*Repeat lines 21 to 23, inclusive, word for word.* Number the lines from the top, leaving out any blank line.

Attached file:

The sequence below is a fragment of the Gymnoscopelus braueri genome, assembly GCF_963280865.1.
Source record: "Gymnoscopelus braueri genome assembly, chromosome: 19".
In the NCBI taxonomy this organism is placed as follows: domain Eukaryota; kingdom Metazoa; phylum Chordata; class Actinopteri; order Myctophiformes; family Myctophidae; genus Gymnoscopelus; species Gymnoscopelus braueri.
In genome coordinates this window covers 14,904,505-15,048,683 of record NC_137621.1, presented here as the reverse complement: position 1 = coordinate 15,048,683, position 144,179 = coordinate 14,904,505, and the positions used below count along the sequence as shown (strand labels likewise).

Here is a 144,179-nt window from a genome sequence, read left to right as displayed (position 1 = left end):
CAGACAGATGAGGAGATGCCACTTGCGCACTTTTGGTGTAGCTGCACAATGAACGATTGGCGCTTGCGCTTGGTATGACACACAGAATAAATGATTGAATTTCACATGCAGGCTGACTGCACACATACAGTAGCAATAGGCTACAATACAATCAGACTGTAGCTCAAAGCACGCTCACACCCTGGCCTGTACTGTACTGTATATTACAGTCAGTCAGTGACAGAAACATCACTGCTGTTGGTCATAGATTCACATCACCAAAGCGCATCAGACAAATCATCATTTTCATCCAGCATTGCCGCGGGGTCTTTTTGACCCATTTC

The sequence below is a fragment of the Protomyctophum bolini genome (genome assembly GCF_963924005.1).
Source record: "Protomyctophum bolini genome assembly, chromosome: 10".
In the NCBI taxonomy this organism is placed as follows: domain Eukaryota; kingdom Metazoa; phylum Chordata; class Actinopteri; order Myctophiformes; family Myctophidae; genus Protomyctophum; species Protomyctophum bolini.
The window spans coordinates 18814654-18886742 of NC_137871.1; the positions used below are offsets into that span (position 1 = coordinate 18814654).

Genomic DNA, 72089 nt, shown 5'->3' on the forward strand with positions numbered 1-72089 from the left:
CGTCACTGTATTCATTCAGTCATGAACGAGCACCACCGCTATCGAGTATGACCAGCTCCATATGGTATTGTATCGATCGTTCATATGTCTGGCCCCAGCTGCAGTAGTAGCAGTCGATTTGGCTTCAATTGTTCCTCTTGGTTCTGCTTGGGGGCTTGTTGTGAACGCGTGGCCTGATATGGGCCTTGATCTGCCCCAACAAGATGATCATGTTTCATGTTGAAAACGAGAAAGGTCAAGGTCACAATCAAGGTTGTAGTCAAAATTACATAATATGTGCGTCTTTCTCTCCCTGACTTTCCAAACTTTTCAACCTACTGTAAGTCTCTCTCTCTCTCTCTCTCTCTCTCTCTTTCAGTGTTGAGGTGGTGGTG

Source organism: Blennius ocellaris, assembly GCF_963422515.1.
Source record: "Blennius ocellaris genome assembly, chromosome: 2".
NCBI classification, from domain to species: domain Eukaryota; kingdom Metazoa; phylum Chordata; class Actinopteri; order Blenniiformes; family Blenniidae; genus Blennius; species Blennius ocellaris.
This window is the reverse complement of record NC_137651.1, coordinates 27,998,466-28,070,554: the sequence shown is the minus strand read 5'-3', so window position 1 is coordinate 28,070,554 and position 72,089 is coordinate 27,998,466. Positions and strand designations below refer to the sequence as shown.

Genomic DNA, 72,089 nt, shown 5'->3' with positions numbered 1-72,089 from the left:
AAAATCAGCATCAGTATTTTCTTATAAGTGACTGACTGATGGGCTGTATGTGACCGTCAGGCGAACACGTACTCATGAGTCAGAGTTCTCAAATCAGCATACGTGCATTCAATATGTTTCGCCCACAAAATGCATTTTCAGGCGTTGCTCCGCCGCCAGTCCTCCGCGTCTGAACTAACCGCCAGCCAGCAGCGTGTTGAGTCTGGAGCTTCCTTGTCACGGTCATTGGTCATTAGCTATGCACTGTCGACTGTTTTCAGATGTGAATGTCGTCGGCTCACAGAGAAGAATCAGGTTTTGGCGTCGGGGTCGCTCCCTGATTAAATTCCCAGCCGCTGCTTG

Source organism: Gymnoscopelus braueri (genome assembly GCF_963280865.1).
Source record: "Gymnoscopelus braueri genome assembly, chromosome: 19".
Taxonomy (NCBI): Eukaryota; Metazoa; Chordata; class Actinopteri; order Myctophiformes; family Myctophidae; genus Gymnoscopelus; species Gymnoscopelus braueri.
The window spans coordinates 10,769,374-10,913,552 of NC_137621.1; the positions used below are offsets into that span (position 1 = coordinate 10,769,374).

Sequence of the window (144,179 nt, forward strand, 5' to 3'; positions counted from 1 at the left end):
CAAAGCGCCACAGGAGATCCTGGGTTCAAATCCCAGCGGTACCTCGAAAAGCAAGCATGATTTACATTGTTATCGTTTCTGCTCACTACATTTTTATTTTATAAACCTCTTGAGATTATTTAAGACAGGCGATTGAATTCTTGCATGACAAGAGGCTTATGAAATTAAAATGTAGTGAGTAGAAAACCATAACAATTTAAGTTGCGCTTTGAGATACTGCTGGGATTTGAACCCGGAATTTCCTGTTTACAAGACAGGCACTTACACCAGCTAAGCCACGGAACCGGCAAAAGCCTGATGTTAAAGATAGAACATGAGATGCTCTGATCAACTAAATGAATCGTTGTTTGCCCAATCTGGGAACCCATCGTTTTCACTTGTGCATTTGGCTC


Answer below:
Taxonomy (NCBI): Eukaryota; Metazoa; Chordata; class Actinopteri; order Myctophiformes; family Myctophidae; genus Gymnoscopelus; species Gymnoscopelus braueri.
The window spans coordinates 10,769,374-10,913,552 of NC_137621.1; the positions used below are offsets into that span (position 1 = coordinate 10,769,374).

Sequence of the window (144,179 nt, forward strand, 5' to 3'; positions counted from 1 at the left end):